Blinky goes bush, and meets a host of characters along the way, in his latest foray onto the big screen. Image from www.facebook.com/BlinkyBill
It all starts in Green Patch, where Blinky Bill lives peacefully among the gum trees with his parents and a bunch of friends (including Robert the lyrebird) who get up to all sorts of mischief. When Blinky's dad takes off on an adventure in search of the Sea of White Dragons, Blinky never expects he'll be gone for a year. Whilst Blinky's mum sadly accepts he mightn't be back, Blinky refuses to believe it—so he follows in his father's paw-steps, and takes off on an adventure of his own to search for his beloved dad.
The real adventures begin when Blinky makes it out of Green Patch and lands in the middle of an outback highway, with squashed lizards on the road, big, scary road train trucks hurtling by, and a roadhouse called Koala Joe's. It's there he encounters Sir Claude, an evil feral cat with one green eye and one purple, who makes it his mission to torment Blinky throughout his journey. But never fear, Blinky manages to thwart Sir Claude's plans every step of the way, with the help of the gaggle of friends Blinky meets during his outback odyssey to find his dad.
Nutsy is the zoo koala he 'rescues' along the road, and then along comes Jacko, the frill-necked lizard with the somewhat temperamental frill (Sir Claude refers to it as 'reptile dysfunction'—one of the snippets of adult humour sprinkled throughout the movie that got a raucous laugh from all the parents). Nutsy and Jacko accompany Blinky as he navigates the wild and unknown outback looking for the Sea of White Dragons, convinced that's where his dad is. The threesome come across a host of other characters, including the crazy old wombat, Wombo, who appears to be rip-roaring mad, and two wacky, fun-loving emus, Cheryl and Beryl, with their long fluttering eyelashes and purple beaks. Voiced by the brilliant Toni Collette, Cheryl and Beryl greet Nutsy and Blinky with a hilariously nasal "G'day petals, where are yous off to?", then tell them to "hop aboard darls" as the two furry koalas get a lift to the Sea of White Dragons (which they've since discovered is actually the scary, no one-comes-out-alive Croc Canyon) on the backs of the vivacious emus.
The movie is littered with phrases that only those from the land Down Under will understand—"Hang on a bilby whisker!", "What's for brekky, sweet cheeks?" and "Grab your gumnuts and run!"—which keep you entertained throughout the movie. And whilst Blinky Bill: The Movie is an animated feature, it still manages to showcase the beauty and vastness (and sometimes scariness) of the Australian outback, and does make you realise that we truly live in a pretty incredible country—even if we do have some of the creepiest creatures going around. I did wonder if the scenes at Croc Canyon were a tad scary for the little ones, or if the thought of Blinky's father going missing—or worse—was a bit too deep for small minds to take in, but the almost-lifelike cuddliness of Blinky and Nutsy, the bright colours and the funny characters are sure to outweigh any darkness and scary moments during the movie. Of course, good wins over bad, and without spoiling the end, Blinky and his father are eventually reunited, and return to Green Patch to reclaim it from the nasty Cranky the Goanna—who has renamed Green Patch 'Goannasburg' (he he he…another humorous moment for the adults).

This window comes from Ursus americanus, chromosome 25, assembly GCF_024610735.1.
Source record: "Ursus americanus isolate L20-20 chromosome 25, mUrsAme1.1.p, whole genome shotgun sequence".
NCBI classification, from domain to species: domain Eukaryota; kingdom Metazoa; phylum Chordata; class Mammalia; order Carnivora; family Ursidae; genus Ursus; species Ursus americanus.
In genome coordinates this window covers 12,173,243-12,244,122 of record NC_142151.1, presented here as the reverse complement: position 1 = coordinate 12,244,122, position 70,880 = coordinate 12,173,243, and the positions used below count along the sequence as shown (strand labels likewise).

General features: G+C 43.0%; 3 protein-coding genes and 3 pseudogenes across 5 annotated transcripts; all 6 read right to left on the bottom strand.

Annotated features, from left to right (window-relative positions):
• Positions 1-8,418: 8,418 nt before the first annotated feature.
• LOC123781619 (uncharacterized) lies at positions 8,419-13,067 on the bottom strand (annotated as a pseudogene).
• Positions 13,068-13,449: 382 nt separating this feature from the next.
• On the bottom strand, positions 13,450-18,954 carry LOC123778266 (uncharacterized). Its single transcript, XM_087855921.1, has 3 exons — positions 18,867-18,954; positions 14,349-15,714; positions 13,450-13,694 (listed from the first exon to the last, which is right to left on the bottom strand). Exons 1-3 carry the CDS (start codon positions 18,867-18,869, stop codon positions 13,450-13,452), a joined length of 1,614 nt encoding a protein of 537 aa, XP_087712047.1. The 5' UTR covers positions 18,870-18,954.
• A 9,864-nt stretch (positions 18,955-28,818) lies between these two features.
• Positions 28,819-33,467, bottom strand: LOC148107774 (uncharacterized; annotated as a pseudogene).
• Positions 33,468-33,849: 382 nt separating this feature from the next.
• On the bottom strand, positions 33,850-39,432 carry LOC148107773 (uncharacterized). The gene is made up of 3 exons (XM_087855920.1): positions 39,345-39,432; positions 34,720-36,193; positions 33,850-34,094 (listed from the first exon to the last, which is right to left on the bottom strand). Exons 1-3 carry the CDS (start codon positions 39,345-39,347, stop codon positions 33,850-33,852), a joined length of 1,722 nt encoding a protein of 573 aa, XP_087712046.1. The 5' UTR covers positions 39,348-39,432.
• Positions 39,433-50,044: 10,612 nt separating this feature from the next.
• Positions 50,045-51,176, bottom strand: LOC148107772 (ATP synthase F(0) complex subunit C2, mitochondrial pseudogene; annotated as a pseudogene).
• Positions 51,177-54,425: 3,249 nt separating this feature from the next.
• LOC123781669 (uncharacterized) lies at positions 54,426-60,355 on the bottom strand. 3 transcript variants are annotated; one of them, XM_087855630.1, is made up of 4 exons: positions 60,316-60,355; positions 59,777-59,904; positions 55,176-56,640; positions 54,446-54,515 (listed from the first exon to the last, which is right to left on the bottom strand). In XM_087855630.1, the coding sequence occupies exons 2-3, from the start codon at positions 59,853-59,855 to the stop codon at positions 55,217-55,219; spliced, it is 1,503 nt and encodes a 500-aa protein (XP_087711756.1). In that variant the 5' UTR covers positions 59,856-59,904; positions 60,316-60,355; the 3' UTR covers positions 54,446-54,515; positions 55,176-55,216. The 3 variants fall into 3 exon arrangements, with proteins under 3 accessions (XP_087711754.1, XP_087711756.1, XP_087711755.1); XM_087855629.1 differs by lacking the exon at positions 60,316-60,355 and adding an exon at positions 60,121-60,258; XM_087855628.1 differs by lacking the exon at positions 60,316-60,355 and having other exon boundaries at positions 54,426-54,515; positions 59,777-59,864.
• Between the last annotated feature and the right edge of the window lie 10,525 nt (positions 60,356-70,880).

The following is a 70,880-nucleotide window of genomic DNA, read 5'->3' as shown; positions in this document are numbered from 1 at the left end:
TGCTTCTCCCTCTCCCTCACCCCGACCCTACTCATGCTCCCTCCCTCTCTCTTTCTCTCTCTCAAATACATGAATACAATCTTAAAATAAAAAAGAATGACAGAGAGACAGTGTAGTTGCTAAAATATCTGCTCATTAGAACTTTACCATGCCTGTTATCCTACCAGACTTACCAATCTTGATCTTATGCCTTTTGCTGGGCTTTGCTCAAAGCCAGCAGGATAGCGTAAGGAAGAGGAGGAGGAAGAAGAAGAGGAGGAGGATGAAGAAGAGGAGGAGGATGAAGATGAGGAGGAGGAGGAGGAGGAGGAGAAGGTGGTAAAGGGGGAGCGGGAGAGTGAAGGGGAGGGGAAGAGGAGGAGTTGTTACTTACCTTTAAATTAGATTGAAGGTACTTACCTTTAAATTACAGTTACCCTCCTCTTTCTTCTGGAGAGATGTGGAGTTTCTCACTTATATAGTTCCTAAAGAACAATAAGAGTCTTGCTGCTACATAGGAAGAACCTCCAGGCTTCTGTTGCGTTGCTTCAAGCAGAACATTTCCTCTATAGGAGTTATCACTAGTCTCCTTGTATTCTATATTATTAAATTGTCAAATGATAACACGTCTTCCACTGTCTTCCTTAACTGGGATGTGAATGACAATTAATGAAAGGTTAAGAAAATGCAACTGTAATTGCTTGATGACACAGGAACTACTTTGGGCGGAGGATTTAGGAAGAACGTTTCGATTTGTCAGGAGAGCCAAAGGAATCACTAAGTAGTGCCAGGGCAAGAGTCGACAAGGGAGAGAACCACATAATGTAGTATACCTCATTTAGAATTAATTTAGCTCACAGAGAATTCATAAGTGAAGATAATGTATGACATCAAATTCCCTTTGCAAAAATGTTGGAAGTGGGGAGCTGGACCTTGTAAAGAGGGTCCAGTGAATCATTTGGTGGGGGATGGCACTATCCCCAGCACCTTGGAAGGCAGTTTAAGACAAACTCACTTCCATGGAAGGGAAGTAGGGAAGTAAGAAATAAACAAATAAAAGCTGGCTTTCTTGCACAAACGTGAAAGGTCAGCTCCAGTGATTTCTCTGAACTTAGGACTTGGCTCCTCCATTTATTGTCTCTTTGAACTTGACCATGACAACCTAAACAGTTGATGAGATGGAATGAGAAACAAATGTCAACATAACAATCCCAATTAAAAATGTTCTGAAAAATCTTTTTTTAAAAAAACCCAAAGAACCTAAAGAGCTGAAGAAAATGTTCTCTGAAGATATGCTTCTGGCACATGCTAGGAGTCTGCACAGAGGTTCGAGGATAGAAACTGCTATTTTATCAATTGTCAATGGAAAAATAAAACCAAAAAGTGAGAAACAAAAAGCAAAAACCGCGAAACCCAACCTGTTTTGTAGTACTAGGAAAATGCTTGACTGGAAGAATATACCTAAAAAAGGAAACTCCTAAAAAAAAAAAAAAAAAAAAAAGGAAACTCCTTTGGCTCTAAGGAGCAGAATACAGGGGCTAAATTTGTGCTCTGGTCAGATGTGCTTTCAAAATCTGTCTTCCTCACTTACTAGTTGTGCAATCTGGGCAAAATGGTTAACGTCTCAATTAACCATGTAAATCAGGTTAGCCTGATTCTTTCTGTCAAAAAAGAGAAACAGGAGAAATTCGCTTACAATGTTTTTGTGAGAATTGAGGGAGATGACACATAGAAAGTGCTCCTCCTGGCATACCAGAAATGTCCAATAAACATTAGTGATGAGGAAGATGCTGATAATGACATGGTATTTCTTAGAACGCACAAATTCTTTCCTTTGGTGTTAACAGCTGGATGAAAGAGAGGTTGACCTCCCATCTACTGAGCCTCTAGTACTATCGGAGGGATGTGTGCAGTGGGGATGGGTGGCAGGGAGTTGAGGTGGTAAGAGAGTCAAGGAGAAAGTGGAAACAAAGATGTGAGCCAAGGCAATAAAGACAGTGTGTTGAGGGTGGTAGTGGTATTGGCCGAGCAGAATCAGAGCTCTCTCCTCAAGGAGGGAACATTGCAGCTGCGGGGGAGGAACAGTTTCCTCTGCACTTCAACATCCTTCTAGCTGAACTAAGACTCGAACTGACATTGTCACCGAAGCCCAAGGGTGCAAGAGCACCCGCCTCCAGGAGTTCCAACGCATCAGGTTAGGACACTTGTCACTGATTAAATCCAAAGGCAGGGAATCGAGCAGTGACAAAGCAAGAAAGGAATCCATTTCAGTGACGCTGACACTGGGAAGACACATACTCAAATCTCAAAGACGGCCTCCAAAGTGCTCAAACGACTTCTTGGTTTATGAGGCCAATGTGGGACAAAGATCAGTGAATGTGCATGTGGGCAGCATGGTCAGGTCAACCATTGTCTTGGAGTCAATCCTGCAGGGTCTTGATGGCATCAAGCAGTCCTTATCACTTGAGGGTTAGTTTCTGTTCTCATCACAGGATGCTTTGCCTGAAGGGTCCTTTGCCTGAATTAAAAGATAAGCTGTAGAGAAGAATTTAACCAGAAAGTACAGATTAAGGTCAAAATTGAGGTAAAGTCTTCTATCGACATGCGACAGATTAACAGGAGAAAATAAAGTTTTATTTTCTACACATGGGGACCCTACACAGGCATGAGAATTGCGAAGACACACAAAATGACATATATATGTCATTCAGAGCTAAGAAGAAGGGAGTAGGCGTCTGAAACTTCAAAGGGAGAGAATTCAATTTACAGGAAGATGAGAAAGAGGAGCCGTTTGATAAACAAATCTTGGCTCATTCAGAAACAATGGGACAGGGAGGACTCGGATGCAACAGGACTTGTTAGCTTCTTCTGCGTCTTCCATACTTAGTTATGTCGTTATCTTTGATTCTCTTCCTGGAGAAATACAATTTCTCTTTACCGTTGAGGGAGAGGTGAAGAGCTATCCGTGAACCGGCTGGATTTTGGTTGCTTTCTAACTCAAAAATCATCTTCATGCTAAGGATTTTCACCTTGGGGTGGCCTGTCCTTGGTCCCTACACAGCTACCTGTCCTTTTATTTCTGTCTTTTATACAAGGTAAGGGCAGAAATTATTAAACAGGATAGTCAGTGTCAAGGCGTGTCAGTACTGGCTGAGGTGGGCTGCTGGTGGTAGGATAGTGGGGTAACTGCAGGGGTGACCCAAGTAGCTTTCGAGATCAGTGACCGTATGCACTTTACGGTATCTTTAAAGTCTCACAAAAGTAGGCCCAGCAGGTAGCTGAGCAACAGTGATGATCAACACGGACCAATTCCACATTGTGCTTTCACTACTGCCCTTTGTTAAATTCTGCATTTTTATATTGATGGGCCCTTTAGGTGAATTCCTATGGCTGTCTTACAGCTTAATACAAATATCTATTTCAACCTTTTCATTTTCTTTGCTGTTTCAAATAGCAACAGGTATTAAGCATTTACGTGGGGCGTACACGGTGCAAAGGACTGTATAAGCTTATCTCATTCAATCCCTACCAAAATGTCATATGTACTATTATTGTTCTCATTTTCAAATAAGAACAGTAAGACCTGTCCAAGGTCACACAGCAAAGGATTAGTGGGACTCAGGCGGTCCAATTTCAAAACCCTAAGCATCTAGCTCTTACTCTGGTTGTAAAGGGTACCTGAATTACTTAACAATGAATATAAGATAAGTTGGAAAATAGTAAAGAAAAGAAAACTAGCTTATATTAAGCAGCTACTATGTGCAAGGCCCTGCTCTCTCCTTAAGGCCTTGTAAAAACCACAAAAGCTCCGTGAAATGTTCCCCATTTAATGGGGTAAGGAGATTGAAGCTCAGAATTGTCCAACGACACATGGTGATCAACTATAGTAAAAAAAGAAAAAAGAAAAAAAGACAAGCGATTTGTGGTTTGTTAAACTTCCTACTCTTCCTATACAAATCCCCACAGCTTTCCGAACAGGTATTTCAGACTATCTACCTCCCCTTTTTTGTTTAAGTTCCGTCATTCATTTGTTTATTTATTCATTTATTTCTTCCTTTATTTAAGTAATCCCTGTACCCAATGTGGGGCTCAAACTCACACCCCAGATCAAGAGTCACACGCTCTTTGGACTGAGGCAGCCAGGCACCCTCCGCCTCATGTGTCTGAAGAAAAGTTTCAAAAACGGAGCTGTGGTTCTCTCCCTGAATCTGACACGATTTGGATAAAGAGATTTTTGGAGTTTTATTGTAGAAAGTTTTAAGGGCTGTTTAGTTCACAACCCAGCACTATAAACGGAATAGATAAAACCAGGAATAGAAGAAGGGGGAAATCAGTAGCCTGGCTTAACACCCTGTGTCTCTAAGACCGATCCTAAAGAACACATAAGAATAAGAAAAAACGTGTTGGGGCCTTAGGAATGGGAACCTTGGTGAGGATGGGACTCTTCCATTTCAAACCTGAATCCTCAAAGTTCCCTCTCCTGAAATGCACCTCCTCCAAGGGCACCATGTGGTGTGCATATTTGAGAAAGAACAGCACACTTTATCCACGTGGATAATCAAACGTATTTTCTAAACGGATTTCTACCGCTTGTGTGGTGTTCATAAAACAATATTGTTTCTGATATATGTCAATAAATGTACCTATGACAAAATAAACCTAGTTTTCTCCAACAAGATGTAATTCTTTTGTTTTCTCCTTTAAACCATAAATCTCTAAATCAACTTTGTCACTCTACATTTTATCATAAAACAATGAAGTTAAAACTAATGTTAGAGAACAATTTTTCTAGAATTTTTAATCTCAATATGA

Blinky's crazy adventures eventually come to an and, and thus, so did the movie. The audience gave a round of applause (always a good sign, don't you think, that the movie was a success, when the crowd claps at the end?), the kids repositioned their Blinky Bill ears back on top of their little heads, parents gathered up discarded jumpers and stray sultanas and I finished off my notes in my little notebook (turns out I could write while the movie was going—trying to read my scrawls afterwards was a bit of a different story though). My verdict? I thought it was wonderful, for children and adults alike. And sure, the Blinky Bill of 2015 is very different from the animated Blinky that appeared in the television series in the early nineties, but Blinky Bill: The Movie will again bring to life the funny, furry koala to the next generation of little Australians. Released on 17 September 2015, just in time for the school holidays, the movie will create a whole new set of Blinky Bill memories for children all over Australia. Me? I'll add them to my long-ago, slightly-fuzzy-around-the-edges memories of watching Blinky Bill after school as a stuffed puppet, living in a real gum tree, on a television set that had less than ten buttons and needed you to get up to change the channel. Blinky Bill, you're still Australia's favourite koala.